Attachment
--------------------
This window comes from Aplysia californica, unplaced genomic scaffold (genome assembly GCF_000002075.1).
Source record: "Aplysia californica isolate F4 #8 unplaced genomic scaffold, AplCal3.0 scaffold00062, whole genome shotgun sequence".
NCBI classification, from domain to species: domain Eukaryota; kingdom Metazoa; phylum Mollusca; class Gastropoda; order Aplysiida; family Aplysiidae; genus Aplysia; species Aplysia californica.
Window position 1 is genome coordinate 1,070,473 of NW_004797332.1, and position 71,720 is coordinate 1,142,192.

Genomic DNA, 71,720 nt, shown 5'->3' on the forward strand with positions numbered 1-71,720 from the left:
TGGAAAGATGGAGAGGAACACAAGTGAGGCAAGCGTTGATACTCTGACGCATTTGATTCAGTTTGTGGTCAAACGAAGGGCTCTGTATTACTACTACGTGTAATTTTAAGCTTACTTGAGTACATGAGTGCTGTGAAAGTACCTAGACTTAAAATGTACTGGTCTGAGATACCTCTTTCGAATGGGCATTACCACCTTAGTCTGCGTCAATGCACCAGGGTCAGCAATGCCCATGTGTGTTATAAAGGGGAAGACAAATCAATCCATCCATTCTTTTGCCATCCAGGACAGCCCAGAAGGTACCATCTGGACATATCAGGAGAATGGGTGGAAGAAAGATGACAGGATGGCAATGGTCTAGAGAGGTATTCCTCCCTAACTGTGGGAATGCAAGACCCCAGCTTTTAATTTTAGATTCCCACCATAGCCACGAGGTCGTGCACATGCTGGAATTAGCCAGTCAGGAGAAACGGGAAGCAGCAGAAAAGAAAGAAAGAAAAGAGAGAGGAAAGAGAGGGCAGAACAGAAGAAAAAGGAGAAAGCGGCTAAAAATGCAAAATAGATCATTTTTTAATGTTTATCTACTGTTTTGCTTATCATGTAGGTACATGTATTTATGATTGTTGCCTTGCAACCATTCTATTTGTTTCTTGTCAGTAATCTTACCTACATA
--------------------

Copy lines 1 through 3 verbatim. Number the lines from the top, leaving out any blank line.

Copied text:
This window comes from Aplysia californica, unplaced genomic scaffold (genome assembly GCF_000002075.1).
Source record: "Aplysia californica isolate F4 #8 unplaced genomic scaffold, AplCal3.0 scaffold00062, whole genome shotgun sequence".
NCBI classification, from domain to species: domain Eukaryota; kingdom Metazoa; phylum Mollusca; class Gastropoda; order Aplysiida; family Aplysiidae; genus Aplysia; species Aplysia californica.